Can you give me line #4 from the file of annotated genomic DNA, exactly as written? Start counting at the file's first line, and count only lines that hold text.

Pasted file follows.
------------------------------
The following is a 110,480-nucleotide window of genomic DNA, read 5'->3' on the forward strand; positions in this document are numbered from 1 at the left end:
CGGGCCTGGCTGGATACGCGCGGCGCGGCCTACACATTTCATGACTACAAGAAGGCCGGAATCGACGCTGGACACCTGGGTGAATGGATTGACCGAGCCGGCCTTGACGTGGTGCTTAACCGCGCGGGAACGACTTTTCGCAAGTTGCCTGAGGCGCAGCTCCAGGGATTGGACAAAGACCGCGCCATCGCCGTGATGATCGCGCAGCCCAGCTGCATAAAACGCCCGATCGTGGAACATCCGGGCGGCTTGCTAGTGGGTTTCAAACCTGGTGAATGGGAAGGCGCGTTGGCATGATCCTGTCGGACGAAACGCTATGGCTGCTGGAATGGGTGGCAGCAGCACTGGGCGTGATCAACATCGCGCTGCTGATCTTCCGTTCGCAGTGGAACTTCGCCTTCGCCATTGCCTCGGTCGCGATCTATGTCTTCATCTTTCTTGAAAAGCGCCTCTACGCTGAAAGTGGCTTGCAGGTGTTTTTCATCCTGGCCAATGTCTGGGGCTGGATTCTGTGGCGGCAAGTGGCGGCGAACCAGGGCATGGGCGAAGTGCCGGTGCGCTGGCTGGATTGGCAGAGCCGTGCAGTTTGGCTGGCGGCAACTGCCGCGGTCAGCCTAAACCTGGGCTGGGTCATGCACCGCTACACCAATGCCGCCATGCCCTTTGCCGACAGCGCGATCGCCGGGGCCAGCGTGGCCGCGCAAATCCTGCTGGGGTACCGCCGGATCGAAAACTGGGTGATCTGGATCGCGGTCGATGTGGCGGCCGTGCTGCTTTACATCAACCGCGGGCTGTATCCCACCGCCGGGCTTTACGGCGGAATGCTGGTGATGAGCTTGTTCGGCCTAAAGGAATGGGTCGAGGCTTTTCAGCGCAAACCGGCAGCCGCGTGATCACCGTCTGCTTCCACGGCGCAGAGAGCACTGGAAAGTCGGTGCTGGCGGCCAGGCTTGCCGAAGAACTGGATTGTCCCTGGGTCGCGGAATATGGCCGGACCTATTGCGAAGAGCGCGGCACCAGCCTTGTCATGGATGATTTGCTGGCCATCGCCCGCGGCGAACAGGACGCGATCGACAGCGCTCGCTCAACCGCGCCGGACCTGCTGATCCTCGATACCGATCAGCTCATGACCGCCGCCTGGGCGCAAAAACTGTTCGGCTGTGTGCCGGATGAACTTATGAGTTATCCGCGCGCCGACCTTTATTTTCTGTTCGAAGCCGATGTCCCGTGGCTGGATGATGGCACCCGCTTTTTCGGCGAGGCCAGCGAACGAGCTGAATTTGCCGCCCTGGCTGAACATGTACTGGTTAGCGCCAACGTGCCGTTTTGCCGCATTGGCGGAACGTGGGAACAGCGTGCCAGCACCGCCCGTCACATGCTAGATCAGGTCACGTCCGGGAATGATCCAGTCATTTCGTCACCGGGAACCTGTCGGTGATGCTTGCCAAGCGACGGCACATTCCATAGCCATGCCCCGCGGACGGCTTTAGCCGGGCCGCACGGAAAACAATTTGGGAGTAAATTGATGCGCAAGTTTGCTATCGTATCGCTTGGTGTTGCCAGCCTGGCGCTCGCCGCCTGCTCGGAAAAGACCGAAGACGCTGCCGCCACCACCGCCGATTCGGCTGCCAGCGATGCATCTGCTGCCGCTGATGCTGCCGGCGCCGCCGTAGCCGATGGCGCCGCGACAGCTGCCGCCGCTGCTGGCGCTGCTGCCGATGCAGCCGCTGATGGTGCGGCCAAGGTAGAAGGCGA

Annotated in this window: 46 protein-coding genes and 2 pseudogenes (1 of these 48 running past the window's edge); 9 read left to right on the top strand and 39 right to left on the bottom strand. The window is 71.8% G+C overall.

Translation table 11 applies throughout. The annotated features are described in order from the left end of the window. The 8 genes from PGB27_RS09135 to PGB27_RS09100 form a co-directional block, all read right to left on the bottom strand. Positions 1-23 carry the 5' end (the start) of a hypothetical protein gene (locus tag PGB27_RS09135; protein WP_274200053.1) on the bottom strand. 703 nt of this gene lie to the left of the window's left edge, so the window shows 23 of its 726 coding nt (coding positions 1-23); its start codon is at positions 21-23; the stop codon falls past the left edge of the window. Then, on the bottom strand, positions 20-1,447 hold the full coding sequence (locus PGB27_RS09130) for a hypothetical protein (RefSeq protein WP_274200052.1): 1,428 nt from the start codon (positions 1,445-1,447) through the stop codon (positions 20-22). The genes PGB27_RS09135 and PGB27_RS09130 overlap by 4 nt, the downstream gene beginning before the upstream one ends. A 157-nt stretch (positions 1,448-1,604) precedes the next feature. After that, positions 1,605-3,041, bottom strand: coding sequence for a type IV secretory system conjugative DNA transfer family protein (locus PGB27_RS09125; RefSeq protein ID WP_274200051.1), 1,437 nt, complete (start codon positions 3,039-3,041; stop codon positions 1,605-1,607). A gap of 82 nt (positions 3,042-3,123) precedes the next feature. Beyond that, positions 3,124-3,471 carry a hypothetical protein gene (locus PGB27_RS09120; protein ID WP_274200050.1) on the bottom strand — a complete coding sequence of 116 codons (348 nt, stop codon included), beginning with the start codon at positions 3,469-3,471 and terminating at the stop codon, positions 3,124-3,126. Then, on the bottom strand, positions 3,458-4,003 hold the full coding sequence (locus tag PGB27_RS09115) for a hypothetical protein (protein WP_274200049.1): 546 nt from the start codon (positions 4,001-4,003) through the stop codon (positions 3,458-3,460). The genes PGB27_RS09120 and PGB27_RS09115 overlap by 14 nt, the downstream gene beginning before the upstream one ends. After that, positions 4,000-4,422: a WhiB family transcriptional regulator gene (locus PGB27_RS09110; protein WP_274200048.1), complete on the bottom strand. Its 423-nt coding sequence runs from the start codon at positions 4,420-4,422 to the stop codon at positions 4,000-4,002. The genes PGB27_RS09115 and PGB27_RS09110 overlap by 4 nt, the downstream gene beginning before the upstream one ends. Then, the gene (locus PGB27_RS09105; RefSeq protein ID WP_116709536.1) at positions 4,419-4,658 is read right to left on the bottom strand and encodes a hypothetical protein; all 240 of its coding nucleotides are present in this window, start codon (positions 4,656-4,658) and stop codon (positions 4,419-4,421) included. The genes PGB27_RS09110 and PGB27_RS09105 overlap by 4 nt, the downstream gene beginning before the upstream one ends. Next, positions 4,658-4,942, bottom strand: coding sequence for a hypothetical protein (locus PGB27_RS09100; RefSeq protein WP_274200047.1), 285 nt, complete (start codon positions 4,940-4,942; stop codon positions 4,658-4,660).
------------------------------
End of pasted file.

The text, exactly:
Translation table 11 applies throughout. The annotated features are described in order from the left end of the window. The 8 genes from PGB27_RS09135 to PGB27_RS09100 form a co-directional block, all read right to left on the bottom strand. Positions 1-23 carry the 5' end (the start) of a hypothetical protein gene (locus tag PGB27_RS09135; protein WP_274200053.1) on the bottom strand. 703 nt of this gene lie to the left of the window's left edge, so the window shows 23 of its 726 coding nt (coding positions 1-23); its start codon is at positions 21-23; the stop codon falls past the left edge of the window. Then, on the bottom strand, positions 20-1,447 hold the full coding sequence (locus PGB27_RS09130) for a hypothetical protein (RefSeq protein WP_274200052.1): 1,428 nt from the start codon (positions 1,445-1,447) through the stop codon (positions 20-22). The genes PGB27_RS09135 and PGB27_RS09130 overlap by 4 nt, the downstream gene beginning before the upstream one ends. A 157-nt stretch (positions 1,448-1,604) precedes the next feature. After that, positions 1,605-3,041, bottom strand: coding sequence for a type IV secretory system conjugative DNA transfer family protein (locus PGB27_RS09125; RefSeq protein ID WP_274200051.1), 1,437 nt, complete (start codon positions 3,039-3,041; stop codon positions 1,605-1,607). A gap of 82 nt (positions 3,042-3,123) precedes the next feature. Beyond that, positions 3,124-3,471 carry a hypothetical protein gene (locus PGB27_RS09120; protein ID WP_274200050.1) on the bottom strand — a complete coding sequence of 116 codons (348 nt, stop codon included), beginning with the start codon at positions 3,469-3,471 and terminating at the stop codon, positions 3,124-3,126. Then, on the bottom strand, positions 3,458-4,003 hold the full coding sequence (locus tag PGB27_RS09115) for a hypothetical protein (protein WP_274200049.1): 546 nt from the start codon (positions 4,001-4,003) through the stop codon (positions 3,458-3,460). The genes PGB27_RS09120 and PGB27_RS09115 overlap by 14 nt, the downstream gene beginning before the upstream one ends. After that, positions 4,000-4,422: a WhiB family transcriptional regulator gene (locus PGB27_RS09110; protein WP_274200048.1), complete on the bottom strand. Its 423-nt coding sequence runs from the start codon at positions 4,420-4,422 to the stop codon at positions 4,000-4,002. The genes PGB27_RS09115 and PGB27_RS09110 overlap by 4 nt, the downstream gene beginning before the upstream one ends. Then, the gene (locus PGB27_RS09105; RefSeq protein ID WP_116709536.1) at positions 4,419-4,658 is read right to left on the bottom strand and encodes a hypothetical protein; all 240 of its coding nucleotides are present in this window, start codon (positions 4,656-4,658) and stop codon (positions 4,419-4,421) included. The genes PGB27_RS09110 and PGB27_RS09105 overlap by 4 nt, the downstream gene beginning before the upstream one ends. Next, positions 4,658-4,942, bottom strand: coding sequence for a hypothetical protein (locus PGB27_RS09100; RefSeq protein WP_274200047.1), 285 nt, complete (start codon positions 4,940-4,942; stop codon positions 4,658-4,660).